Lax Michigan Helmet Laws Have Led to More Motorcycle Head Injuries

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Lax Michigan Helmet Laws Have Led to More Motorcycle Head Injuries

7 Years Later: Head Injuries Increase Thanks to Michigan’s Weak Motorcycle Helmet Law

The National Highway Traffic Safety Administration estimates that helmets cut the risk of a motorcycle fatality by 37 percent. Michigan’s weak helmet law is ignoring that risk as increases in the number of head injuries among hospitalized trauma patients and injured riders with skull fractures continue to rise each year. Michigan repealed its mandatory motorcycle helmet law in April 2012. Advocates of the repeal claimed it would positively impact tourism, somehow convincing thousands of riders to visit the state (without helmets). But additional helmet research supports the claim that without enforcing helmets, more head injuries will occur.

  • In 2016, University of Michigan researchers found the state’s trauma centers saw a 14 percent increase in head injuries among motorcyclists since the helmet repeal.
  • A study published in The American Journal of Surgeryin 2016 found that the average acute care cost of unhelmeted riders at a single Michigan trauma center was nearly $28,000, 32 percent higher than for helmeted riders.
  • Emergency physicians and trauma surgeons are seeing a shift in the types of head injuries resulting from motorcycle crashes, with the proportion due to mild concussions falling 17 percent, while the proportion due to skull fractures increasing 38 percent during the same time period.
  • Spectrum Health Butterworth Hospital found that 10 percent of riders involved in a Michigan crash who weren’t wearing helmets died, compared with 3 percent of riders involved in a crash who wore helmets.

Although helmet use is an important preventive measure against some of the most serious accident injuries, such as closed head or brain injuries that can cause paralysis, permanent disability, or death, Michigan is one of 28 states that have helmet laws covering only some riders, usually those under 18. Only 19 states and the District of Columbia require helmets for all motorcyclists.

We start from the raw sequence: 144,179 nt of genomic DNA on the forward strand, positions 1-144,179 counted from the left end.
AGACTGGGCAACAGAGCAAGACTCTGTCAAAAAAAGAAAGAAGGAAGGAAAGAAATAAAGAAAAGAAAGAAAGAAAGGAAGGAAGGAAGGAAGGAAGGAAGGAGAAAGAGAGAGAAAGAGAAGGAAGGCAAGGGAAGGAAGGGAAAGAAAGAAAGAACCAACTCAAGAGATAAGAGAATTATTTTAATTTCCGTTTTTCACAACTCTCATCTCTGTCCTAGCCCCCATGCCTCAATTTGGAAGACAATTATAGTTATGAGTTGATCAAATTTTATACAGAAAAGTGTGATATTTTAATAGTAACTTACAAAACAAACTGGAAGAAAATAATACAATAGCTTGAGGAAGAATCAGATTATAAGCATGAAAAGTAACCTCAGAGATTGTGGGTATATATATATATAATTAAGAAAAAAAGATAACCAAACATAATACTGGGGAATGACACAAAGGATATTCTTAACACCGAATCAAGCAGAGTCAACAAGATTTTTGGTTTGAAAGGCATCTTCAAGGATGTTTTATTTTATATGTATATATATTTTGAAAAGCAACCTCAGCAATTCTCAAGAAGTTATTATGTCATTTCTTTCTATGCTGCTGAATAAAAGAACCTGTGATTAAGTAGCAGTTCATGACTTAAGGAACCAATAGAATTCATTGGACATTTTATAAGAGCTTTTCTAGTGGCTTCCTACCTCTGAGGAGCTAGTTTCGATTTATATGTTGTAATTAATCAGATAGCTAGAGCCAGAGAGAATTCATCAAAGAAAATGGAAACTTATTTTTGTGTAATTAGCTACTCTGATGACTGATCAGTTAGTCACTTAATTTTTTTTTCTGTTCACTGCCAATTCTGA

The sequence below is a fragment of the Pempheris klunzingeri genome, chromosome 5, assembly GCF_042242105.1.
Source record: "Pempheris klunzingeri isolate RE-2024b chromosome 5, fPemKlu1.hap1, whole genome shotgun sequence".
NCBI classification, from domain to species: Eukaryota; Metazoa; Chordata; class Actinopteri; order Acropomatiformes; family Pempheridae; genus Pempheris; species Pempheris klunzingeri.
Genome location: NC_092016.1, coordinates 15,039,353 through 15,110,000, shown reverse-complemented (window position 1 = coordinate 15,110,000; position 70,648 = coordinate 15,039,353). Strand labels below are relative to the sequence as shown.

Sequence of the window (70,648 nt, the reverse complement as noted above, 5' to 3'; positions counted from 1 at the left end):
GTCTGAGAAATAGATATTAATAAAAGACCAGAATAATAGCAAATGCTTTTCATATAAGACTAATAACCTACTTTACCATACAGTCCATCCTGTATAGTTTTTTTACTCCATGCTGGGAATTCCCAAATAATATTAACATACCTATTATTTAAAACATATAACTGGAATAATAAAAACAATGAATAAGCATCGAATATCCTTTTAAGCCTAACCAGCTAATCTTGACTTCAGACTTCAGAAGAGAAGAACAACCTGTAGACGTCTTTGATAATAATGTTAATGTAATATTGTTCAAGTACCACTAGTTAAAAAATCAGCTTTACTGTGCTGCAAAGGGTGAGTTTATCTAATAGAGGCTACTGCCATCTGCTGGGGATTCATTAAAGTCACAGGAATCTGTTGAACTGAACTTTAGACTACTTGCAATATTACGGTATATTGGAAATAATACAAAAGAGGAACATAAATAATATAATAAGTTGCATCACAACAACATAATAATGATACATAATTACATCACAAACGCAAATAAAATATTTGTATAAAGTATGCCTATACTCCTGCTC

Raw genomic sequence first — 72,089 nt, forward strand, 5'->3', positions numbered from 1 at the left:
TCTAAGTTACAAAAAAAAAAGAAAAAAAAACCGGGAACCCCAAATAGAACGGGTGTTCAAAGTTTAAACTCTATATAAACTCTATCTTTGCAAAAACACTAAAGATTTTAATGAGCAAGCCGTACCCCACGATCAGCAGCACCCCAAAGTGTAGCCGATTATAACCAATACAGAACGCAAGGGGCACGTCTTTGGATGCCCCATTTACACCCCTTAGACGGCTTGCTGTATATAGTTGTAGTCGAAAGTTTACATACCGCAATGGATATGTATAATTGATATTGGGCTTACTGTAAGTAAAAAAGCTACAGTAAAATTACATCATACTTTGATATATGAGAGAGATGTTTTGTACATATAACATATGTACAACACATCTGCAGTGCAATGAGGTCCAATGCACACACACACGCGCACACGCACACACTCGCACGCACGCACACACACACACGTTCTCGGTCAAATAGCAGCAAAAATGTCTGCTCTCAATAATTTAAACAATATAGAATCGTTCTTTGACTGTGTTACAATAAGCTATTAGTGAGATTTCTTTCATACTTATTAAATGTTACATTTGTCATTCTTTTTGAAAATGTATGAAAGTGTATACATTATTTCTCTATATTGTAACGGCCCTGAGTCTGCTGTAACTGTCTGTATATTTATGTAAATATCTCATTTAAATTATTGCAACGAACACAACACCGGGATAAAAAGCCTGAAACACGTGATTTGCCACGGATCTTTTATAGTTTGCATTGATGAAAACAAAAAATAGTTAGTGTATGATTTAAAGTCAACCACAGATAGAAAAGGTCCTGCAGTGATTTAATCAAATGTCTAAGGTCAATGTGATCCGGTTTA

Understanding Michigan’s Helmet Law

Today, motorcyclists 21 and older in Michigan may ride without a helmet if they have either passed a motorcycle safety course or have held the motorcycle endorsement on their driver’s license for at least two years. In addition, riders who choose not to wear helmets must have at least $20,000 in medical payment coverage and higher coverage for any passengers who ride unhelmeted, too.

We hope if you ride, you enjoy the dozens of beautiful roadways that hug Lake Michigan shorelines and travel safely along some of the most scenic rides in the country. Do yourself a favor though. Do not drink, use drugs, or take prescription medications while riding and also – wear a helmet.

Michigan Motorcycle Accident Injury Lawyers 

Michigan motorcycle accident injury cases demand specific detail and expertise. If you or your family member is suffering from physical and emotional pain due to a motorcycle accident caused in some part by another person, the motorcycle accident attorneys at the Law Offices of Lee Steinberg can help.

In an initial consultation, we can discuss your claim in depth and help you to understand all your legal options. Even if you or your loved one were not wearing a helmet, you may still have a strong personal injury case and could recoup a huge portion of your medical expenses, as well as damages for lost wages, pain and suffering, and more. Please call us at 1-800-LEE-FREE (1-800-533-3733) if you have any questions about Michigan motorcycle accident injury law.

Additional Reads for Michigan Riders: 

7 Ways to Minimize Risk of a Nighttime Motorcycle Accident
Do I Have an Injury Case If I Don’t Have Motorcycle Insurance?
Tips for Your Michigan Motorcycle Trip

About the Author:

Eric joined the Law Offices of Lee Steinberg, P.C to fight for injury victims throughout Michigan. He has been selected to Super Lawyers and is a member of the National Trial Lawyers Top 40 Under 40. A graduate of the Chicago-Kent College of Law, he devotes 100% of his practice to representing victims who have been injured by the negligence of others. He is on the Executive Board for the Michigan Association for Justice.

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